Feeling Weird

How was your Valentine’s weekend? (I realize that was last weekend but I drafted this back then!) I spent the weekend at a hotel convention center in St. Louis and literally sat around and did nothing but read a book by my pastor called Weird and take care of my 6 month old. It was probably the first do-nothing-vacation that I’ve ever partaken in. Generally, when I go somewhere I go somewhere. If there’s a museum or a monument or something significant at a new place that I’m visiting I make sure to go everywhere and see everything and take lots of pictures. Then, of course, I come back from a trip feeling like I need a vacation! I’m addicted to being productive. I can’t sit still. I cannot not be doing something so let me tell you sitting around a hotel was a little strange and quite an accomplishment. A friend told me that the St. Louis Art Museum is free to the public! I checked out their website and they have Monets. I did a happy dance while surfing their website! The hotel I was at was 20 minutes away and I didn’t go. Completely out of character for me! But at the same time a weekend of doing nothing was exactly what I needed. It’s hard for me to relax, I’m a high-strung person so it’s hard for me to just chill. When I have a mellow mood people ask me what’s wrong which is so dang annoying because 95% of the time when I’m talking 90 miles an hour all people do is ask me to shut up. Anyway, my hubby and I didn’t do anything lovey dovey for Valentines Day. I don’t even think he ever said Happy Valentines Day to me, nor I to him. We have the type of relationship where you say “I love you” everyday so who needs to be over the top about it on one day of the year due to societal pressure?

Normally, I bring 20 books on a road trip and read half of one and bits and pieces of another or I rarely read any! But this time, I brought two books and focused on one until I finished it!!! And then I started the next one! The book I read is as was mentioned above called Weird. I love it! I believe Dr. Seus is credited as saying, “We go through life with our weirdness and when we find someone who’s weirdness is compatible with ours we join forces and call it love” I’m good with weird. I’ve never aspired to fit in or be normal. I roll my eyes at that nonsense. I see groups and people and mentally say I’m glad I’m not you. Sounds harsh? No, I’m happy to be me. I think it’s funny how our culture is obsessed with improving people’s “self-esteem” and yet when you find a genuinely confident, comfortable in their own skin type of person our society calls them narcissistic, bratty, snotty, or “they think they’re better than everyone else.” But that’s my next blog post. The thesis of Weird is simple; Normal isn’t working. Everyone desires to be “normal” few people aspire to be weird. People don’t like the label weird. But what is normal? Is it broke, stressed, too busy, a failing marriage, addictions or bad habits, over weight or obese, no values? If that’s what you want to be then be normal. The book has sections specifically dedicated to Time, Money, Relationships, Sex, Values. I definitely need to improve my time. I’m overcommitted. I expect to magically find time for the things I really care about versus organizing things in a way where I can focus my time on what I truly what to devote myself to. I won’t go in depth on the other sections. Pick up the book yourself. It’s easy to find.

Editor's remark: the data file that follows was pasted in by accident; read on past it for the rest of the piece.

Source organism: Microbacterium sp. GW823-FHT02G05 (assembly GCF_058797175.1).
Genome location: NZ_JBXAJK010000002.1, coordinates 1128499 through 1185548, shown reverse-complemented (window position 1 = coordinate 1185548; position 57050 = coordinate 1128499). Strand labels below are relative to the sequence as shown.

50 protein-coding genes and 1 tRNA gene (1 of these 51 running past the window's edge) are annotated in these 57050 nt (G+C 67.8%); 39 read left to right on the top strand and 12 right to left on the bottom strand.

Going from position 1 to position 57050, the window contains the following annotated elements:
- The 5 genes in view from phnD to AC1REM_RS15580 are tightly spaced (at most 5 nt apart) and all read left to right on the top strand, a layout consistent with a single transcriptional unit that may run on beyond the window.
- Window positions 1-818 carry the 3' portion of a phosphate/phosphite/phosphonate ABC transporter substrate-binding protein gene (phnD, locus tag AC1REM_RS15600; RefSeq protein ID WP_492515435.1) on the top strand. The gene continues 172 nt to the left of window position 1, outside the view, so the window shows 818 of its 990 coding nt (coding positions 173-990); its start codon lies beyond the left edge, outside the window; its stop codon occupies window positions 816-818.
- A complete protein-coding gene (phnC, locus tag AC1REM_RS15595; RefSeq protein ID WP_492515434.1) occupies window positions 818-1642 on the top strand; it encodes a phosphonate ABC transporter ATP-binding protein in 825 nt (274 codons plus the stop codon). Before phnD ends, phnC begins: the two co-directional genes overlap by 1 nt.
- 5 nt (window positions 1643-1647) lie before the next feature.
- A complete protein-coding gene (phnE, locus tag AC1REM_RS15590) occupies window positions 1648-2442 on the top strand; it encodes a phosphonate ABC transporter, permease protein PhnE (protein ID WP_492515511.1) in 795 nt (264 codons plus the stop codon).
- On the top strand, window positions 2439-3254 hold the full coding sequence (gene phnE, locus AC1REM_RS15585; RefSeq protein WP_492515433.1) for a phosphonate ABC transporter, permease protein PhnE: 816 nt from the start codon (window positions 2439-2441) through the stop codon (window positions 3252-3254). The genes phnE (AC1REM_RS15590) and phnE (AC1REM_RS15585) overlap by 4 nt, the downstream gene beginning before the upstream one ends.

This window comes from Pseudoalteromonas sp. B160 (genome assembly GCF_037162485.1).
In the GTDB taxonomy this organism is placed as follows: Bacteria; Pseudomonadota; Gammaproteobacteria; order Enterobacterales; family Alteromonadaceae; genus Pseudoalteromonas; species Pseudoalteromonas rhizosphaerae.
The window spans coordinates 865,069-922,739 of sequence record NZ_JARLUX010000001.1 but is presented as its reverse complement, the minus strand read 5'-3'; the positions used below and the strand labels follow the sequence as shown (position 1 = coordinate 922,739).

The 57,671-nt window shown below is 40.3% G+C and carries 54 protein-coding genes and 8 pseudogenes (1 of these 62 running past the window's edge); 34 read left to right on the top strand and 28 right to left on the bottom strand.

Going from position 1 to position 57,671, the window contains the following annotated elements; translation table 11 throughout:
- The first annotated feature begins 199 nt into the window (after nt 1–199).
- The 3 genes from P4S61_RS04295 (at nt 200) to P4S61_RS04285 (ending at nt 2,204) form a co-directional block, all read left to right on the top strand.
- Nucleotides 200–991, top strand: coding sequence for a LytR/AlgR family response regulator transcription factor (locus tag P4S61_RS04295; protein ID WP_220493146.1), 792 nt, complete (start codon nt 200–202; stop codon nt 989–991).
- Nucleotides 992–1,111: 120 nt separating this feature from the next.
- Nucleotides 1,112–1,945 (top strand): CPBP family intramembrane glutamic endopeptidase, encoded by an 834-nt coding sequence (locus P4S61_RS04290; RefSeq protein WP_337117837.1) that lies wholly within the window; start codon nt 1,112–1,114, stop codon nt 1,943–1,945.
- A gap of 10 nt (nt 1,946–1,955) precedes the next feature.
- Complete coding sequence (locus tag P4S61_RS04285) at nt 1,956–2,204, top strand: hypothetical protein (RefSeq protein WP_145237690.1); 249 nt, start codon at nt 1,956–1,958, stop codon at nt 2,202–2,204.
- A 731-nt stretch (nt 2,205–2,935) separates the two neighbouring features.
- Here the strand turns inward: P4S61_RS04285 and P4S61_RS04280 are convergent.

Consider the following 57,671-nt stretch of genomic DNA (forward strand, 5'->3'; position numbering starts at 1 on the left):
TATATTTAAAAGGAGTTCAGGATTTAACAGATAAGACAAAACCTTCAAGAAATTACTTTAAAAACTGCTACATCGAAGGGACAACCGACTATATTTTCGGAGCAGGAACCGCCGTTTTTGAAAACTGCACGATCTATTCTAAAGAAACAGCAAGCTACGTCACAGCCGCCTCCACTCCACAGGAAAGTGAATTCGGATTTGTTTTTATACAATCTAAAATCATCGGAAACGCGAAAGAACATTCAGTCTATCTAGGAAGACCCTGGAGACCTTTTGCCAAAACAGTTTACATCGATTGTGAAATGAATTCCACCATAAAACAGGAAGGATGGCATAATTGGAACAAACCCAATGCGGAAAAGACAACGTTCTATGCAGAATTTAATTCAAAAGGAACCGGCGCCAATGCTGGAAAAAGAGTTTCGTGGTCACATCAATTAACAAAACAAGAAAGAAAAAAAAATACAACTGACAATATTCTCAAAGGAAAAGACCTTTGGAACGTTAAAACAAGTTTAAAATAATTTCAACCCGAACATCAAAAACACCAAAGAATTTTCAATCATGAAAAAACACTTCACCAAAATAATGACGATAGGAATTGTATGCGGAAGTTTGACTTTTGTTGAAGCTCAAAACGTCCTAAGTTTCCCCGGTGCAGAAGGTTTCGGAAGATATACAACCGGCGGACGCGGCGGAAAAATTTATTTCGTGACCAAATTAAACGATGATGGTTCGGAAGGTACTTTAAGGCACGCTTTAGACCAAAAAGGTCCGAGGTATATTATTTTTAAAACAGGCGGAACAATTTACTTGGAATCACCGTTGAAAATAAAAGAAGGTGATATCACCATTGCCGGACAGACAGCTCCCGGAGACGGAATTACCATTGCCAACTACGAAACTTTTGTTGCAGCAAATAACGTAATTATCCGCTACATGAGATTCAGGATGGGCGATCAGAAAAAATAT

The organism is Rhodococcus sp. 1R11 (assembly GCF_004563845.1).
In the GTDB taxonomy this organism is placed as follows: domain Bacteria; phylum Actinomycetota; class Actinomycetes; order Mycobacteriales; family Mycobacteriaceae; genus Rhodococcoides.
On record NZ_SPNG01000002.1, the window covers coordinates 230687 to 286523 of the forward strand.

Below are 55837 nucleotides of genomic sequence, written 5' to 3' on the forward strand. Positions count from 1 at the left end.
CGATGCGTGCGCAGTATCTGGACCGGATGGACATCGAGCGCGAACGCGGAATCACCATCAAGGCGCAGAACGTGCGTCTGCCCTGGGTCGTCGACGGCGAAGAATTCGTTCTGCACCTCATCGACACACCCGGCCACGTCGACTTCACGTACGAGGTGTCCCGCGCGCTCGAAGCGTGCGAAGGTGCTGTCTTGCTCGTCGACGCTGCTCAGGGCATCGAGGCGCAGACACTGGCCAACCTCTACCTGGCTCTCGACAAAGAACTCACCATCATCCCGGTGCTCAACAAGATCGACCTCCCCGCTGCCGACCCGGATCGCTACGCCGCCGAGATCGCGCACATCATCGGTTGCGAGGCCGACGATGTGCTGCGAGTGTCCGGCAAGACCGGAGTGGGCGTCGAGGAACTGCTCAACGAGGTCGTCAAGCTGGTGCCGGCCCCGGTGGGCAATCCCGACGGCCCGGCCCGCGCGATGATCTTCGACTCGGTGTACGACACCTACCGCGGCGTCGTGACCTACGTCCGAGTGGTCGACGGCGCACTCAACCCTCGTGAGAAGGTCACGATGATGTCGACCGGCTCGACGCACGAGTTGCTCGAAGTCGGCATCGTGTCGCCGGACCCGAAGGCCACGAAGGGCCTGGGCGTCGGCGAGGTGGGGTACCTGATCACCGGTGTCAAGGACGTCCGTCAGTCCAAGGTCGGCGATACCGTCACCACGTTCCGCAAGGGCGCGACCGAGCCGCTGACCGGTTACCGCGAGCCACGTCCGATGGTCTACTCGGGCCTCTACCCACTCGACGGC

Fiercely weird,
Alexandria

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